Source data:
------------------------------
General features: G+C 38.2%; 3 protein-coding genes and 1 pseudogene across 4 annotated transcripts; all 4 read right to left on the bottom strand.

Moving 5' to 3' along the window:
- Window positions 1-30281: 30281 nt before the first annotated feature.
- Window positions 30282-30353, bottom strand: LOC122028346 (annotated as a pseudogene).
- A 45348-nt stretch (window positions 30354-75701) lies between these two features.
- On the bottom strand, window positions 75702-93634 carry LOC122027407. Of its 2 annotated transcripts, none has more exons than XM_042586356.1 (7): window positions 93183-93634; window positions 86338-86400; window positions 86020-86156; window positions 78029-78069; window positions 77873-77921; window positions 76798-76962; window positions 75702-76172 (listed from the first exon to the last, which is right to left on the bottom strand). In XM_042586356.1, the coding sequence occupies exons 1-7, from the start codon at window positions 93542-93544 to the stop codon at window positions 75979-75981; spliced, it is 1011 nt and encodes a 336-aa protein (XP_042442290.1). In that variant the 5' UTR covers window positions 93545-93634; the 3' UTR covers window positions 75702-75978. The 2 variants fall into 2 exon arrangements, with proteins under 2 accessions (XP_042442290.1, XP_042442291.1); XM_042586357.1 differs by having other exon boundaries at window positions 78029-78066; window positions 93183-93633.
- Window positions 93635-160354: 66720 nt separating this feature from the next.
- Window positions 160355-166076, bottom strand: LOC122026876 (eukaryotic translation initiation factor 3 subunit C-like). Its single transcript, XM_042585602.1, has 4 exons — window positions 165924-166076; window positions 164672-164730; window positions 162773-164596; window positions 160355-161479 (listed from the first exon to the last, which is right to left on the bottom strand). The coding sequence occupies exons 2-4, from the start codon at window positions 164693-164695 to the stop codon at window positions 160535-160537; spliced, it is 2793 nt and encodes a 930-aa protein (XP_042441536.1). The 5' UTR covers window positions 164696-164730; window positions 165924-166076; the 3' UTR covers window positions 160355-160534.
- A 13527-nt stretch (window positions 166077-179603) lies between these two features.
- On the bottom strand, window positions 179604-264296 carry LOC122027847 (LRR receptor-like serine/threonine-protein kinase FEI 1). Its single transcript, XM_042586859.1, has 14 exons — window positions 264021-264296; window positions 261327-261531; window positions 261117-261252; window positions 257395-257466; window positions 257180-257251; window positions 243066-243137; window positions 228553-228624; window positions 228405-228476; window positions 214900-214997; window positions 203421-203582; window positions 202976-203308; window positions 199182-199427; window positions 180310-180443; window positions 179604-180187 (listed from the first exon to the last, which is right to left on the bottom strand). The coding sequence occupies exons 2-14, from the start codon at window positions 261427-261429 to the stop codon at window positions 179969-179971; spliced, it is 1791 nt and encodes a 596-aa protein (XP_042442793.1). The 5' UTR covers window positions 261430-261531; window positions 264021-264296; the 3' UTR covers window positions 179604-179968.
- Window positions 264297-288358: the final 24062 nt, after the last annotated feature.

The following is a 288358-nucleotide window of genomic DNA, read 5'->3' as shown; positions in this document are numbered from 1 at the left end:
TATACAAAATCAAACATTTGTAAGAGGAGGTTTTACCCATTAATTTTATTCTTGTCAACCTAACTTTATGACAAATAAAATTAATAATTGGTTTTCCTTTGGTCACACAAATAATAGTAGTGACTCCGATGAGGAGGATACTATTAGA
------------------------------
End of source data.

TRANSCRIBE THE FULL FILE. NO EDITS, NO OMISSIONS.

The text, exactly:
General features: G+C 38.2%; 3 protein-coding genes and 1 pseudogene across 4 annotated transcripts; all 4 read right to left on the bottom strand.

Moving 5' to 3' along the window:
- Window positions 1-30281: 30281 nt before the first annotated feature.
- Window positions 30282-30353, bottom strand: LOC122028346 (annotated as a pseudogene).
- A 45348-nt stretch (window positions 30354-75701) lies between these two features.
- On the bottom strand, window positions 75702-93634 carry LOC122027407. Of its 2 annotated transcripts, none has more exons than XM_042586356.1 (7): window positions 93183-93634; window positions 86338-86400; window positions 86020-86156; window positions 78029-78069; window positions 77873-77921; window positions 76798-76962; window positions 75702-76172 (listed from the first exon to the last, which is right to left on the bottom strand). In XM_042586356.1, the coding sequence occupies exons 1-7, from the start codon at window positions 93542-93544 to the stop codon at window positions 75979-75981; spliced, it is 1011 nt and encodes a 336-aa protein (XP_042442290.1). In that variant the 5' UTR covers window positions 93545-93634; the 3' UTR covers window positions 75702-75978. The 2 variants fall into 2 exon arrangements, with proteins under 2 accessions (XP_042442290.1, XP_042442291.1); XM_042586357.1 differs by having other exon boundaries at window positions 78029-78066; window positions 93183-93633.
- Window positions 93635-160354: 66720 nt separating this feature from the next.
- Window positions 160355-166076, bottom strand: LOC122026876 (eukaryotic translation initiation factor 3 subunit C-like). Its single transcript, XM_042585602.1, has 4 exons — window positions 165924-166076; window positions 164672-164730; window positions 162773-164596; window positions 160355-161479 (listed from the first exon to the last, which is right to left on the bottom strand). The coding sequence occupies exons 2-4, from the start codon at window positions 164693-164695 to the stop codon at window positions 160535-160537; spliced, it is 2793 nt and encodes a 930-aa protein (XP_042441536.1). The 5' UTR covers window positions 164696-164730; window positions 165924-166076; the 3' UTR covers window positions 160355-160534.
- A 13527-nt stretch (window positions 166077-179603) lies between these two features.
- On the bottom strand, window positions 179604-264296 carry LOC122027847 (LRR receptor-like serine/threonine-protein kinase FEI 1). Its single transcript, XM_042586859.1, has 14 exons — window positions 264021-264296; window positions 261327-261531; window positions 261117-261252; window positions 257395-257466; window positions 257180-257251; window positions 243066-243137; window positions 228553-228624; window positions 228405-228476; window positions 214900-214997; window positions 203421-203582; window positions 202976-203308; window positions 199182-199427; window positions 180310-180443; window positions 179604-180187 (listed from the first exon to the last, which is right to left on the bottom strand). The coding sequence occupies exons 2-14, from the start codon at window positions 261427-261429 to the stop codon at window positions 179969-179971; spliced, it is 1791 nt and encodes a 596-aa protein (XP_042442793.1). The 5' UTR covers window positions 261430-261531; window positions 264021-264296; the 3' UTR covers window positions 179604-179968.
- Window positions 264297-288358: the final 24062 nt, after the last annotated feature.

The following is a 288358-nucleotide window of genomic DNA, read 5'->3' as shown; positions in this document are numbered from 1 at the left end:
TATACAAAATCAAACATTTGTAAGAGGAGGTTTTACCCATTAATTTTATTCTTGTCAACCTAACTTTATGACAAATAAAATTAATAATTGGTTTTCCTTTGGTCACACAAATAATAGTAGTGACTCCGATGAGGAGGATACTATTAGA